Several years before William McGirt got his breakthrough win at Jack Nicklaus’ carefully curated Memorial Tournament presented by Nationwide, he fell in love with Muirfield Village.
McGirt knew the place was special the first time he set foot on the property in 2012. He was the first alternate and didn’t get into the field, but it didn’t dampen his enthusiasm.
“Long before I had the best-of-all-time hand me a trophy, I was in love with Muirfield Village,” says McGirt, the 2016 Memorial champ. “The people up there, and the way we’re treated, and the golf course, the conditions on the golf course, everything about it. The city of Columbus, city of Dublin, it’s about as good as it gets.”
That’s why it was so hard to miss the Memorial Tournament last year when McGirt was still recovering from hip surgery. And even though he’s still trying to find his competitive footing after a second procedure last year, McGirt is thrilled to be back in action at a place he “absolutely loves.”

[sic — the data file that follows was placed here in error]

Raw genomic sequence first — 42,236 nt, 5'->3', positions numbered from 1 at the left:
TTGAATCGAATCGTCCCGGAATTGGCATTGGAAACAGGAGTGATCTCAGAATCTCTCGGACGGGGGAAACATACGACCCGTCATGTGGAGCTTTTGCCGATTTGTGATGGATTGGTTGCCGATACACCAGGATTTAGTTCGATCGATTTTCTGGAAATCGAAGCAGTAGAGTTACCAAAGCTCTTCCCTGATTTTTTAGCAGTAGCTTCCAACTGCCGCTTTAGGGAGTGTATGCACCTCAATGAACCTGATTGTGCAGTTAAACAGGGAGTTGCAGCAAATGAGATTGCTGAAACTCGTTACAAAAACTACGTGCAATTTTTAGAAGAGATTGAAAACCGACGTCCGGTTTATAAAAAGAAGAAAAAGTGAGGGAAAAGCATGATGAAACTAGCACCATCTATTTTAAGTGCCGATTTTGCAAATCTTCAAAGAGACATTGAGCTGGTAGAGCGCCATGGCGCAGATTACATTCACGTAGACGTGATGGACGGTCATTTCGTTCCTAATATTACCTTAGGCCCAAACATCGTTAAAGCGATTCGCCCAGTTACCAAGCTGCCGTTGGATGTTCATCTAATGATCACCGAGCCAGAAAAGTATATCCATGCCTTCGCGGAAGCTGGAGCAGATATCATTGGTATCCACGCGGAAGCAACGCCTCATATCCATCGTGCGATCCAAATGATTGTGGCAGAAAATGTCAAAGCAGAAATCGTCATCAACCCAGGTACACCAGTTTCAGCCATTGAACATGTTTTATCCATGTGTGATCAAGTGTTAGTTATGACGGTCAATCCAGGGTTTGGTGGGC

When he tees off at 8:28 a.m. on Thursday with Jason Day and J.T. Poston, it will mark McGirt’s first start on the PGA TOUR since he missed the cut at THE NORTHERN TRUST in 2018. In case you’re wondering, that was 23 long months ago.
McGirt started having problems with his left hip during the TOUR’s Florida swing that year. Therapy didn’t relieve the tightness. Neither did rest and time off. The pain was so bad he had to miss his agent’s wedding the Saturday night of the Arnold Palmer Invitational presented by MasterCard.
A month later, McGirt was playing with his kids after school before he left for the Valero Texas Open. He planted his foot and turned to his left and his hip popped. The pain shot up his left side and the 41-year-old hit the ground. He laid there for a while, first wiggling his toes, then gingerly bending his leg before finally feeling like he could stand up.
The pain subsided, though, so McGirt decided to fly to San Antonio. When he woke up on Thursday, he felt like his hip was in a vise. He played but he couldn’t swing through the ball like he normally would and missed the cut. After the round, he had a heart-to-heart with his physical therapist.